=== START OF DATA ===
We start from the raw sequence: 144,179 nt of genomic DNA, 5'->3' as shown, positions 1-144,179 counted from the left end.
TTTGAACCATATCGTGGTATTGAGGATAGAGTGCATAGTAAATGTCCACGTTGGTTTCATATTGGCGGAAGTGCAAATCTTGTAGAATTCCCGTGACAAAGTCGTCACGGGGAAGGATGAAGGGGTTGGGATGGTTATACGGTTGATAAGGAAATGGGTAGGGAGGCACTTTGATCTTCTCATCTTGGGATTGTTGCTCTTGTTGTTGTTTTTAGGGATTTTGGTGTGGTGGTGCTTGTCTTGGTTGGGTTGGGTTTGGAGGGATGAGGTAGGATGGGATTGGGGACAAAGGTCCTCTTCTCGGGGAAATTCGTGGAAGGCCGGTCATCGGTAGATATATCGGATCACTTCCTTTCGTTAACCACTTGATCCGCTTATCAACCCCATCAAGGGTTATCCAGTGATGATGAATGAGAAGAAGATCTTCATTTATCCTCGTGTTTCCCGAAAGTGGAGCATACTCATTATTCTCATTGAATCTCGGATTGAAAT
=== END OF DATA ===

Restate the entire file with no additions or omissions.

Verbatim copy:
We start from the raw sequence: 144,179 nt of genomic DNA, 5'->3' as shown, positions 1-144,179 counted from the left end.
TTTGAACCATATCGTGGTATTGAGGATAGAGTGCATAGTAAATGTCCACGTTGGTTTCATATTGGCGGAAGTGCAAATCTTGTAGAATTCCCGTGACAAAGTCGTCACGGGGAAGGATGAAGGGGTTGGGATGGTTATACGGTTGATAAGGAAATGGGTAGGGAGGCACTTTGATCTTCTCATCTTGGGATTGTTGCTCTTGTTGTTGTTTTTAGGGATTTTGGTGTGGTGGTGCTTGTCTTGGTTGGGTTGGGTTTGGAGGGATGAGGTAGGATGGGATTGGGGACAAAGGTCCTCTTCTCGGGGAAATTCGTGGAAGGCCGGTCATCGGTAGATATATCGGATCACTTCCTTTCGTTAACCACTTGATCCGCTTATCAACCCCATCAAGGGTTATCCAGTGATGATGAATGAGAAGAAGATCTTCATTTATCCTCGTGTTTCCCGAAAGTGGAGCATACTCATTATTCTCATTGAATCTCGGATTGAAAT